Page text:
Monday, July 28, 2014


We're about three episodes in and I still can't shake the feeling that Extant would work better as a feature film rather than a TV series. 

An astronaut returns to Earth from a lengthy solo mission and discovers she's pregnant.

Fantastic premise, but how is this supposed to work past 6-7 episodes? What happens in season three? Molly turns out to be a clone and the real Molly has been held captive on an alien spaceship the whole time? The writers have done an admirable job creating various subplots (android son Ethan, government conspiracy, shady billionaire, etc.) and some cool sci-fi worldbuilding, but nothing seems as compelling as Molly's bun in the oven.

Hey, I could be wrong -- wouldn't be the first time.

Extant is an intriguing mash-up of ideas: Rosemary's Baby, A.I, The Astronaut's Wife, Contact, and Gravity -- in case you didn't notice, all movies. I question its longevity but I'm still watching.  The script was apparently decent enough to get the attention of Z-Listers like Steven Spielberg and Halle Berry so there's that. If the ratings continue to hold up, we might get to see how it all plays out.

Check out this inspirational interview with show creator Mickey Fisher:

Monday, July 14, 2014

The Strain - Night Zero

A few quick thoughts...

This was loads of fun. I was glad to have finished the first book before the premiere so I could do a little compare and contrast. However, this is a NO SPOILER ZONE. I won’t be discussing plot points beyond the episode one.

The biggest departure from the book has to be the pacing. For instance, the book doesn’t tell us what happened on the plane before it landed. But the show introduces a few characters and immediately presents a tangible threat. While I might not agree with the change, I certainly understand....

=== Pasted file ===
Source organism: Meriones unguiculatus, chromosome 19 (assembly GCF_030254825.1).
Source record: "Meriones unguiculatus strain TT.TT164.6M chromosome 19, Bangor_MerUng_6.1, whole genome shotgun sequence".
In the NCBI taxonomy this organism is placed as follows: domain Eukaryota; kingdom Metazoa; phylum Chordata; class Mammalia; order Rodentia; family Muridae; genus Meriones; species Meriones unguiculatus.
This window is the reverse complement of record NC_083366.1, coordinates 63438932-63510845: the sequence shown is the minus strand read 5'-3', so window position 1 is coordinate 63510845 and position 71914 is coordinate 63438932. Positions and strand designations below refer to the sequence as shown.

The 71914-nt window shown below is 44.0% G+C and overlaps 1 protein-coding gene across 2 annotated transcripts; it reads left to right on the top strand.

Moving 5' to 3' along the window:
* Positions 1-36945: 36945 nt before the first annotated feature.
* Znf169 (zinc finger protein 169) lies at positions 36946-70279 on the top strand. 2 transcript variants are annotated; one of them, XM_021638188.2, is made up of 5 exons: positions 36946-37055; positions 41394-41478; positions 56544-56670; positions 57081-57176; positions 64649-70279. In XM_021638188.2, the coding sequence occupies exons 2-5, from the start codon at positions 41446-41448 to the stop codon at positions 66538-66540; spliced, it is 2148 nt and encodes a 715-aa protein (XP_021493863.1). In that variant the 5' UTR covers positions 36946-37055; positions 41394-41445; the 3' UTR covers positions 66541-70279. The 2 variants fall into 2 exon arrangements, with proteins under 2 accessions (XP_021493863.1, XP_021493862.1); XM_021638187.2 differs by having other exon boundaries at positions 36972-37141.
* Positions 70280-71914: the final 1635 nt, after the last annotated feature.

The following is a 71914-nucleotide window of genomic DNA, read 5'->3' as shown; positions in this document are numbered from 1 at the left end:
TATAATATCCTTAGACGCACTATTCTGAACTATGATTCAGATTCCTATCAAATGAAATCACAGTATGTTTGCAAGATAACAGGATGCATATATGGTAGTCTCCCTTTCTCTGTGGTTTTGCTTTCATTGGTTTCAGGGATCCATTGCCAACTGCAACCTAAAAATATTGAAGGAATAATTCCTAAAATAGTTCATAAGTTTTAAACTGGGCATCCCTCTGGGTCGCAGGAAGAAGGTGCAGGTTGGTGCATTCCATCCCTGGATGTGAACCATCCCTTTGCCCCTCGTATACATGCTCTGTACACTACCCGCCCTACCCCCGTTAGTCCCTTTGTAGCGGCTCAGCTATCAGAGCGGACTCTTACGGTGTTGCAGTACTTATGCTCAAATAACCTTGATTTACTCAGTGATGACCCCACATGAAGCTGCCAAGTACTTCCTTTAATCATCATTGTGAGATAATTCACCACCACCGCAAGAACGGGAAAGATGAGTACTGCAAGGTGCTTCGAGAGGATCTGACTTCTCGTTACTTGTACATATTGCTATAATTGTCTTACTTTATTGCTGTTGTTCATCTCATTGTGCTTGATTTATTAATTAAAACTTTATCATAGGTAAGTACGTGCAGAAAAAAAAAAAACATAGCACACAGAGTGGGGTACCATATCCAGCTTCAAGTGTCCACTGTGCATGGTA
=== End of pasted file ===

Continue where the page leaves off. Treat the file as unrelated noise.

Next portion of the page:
Viewers have the attention span of gnats. If someone isn’t being disemboweled within the first five minutes there’s a strong possibility the channel will be changed. I thought the advertising was a reflection of this thinking as well. Now call me crazy, but this:

 Is a heck of a lot more compelling than this: 

But the conventional wisdom says that viewers prefer to know as much as possible rather than being teased. A parasitic vampire worm gets to the heart of the matter -- literally. I suspect it won't be long before The Master takes off the hood...

I’m pretty sure I’ve posted this 2007 TED talk with J.J. Abrams before but it’s worth repeating in here:

There are no right or wrong answers here, just storytelling choices. I prefer a suspenseful slow burn over the gotcha moments. The ‘dead’ plane on the tarmac and 8 foot coffin are excellent mystery boxes. Imagination is your best and cheapest special effect. The more you can prolong the mystery, the more invested they’ll become -- in theory anyway. There’s always the danger of the build up not living up to the payoff. I’m sure executive producer Carlton Cuse knows this all too well....

I haven't seen the ratings yet but the horror crowd should have been satisfied. Suspenseful moments, jump scares, and lots of disturbing imagery. There were some predictable tropes and cliches but they all seemed in good fun (splitting up, ignoring the crazy old guy, etc). Great job with the casting -- though I expected Setrakian to have a Jewish accent. Guillermo Del Toro's direction was masterful. Loved the cinematography, especially the scene where Ephraim and Nora are on the plane. Someone had a spot on tweet last night about the plane sequence being very reminiscent of the ill-fated Demeter in Dracula. My favorite scene was the grieving dad looking up to see his little girl standing in the doorway. The book did a great job of juggling multiple characters. It'll be interesting to see if the show follows the same course or makes a few tweaks. Looking forward to episode two.


Related Posts Plugin for WordPress, Blogger...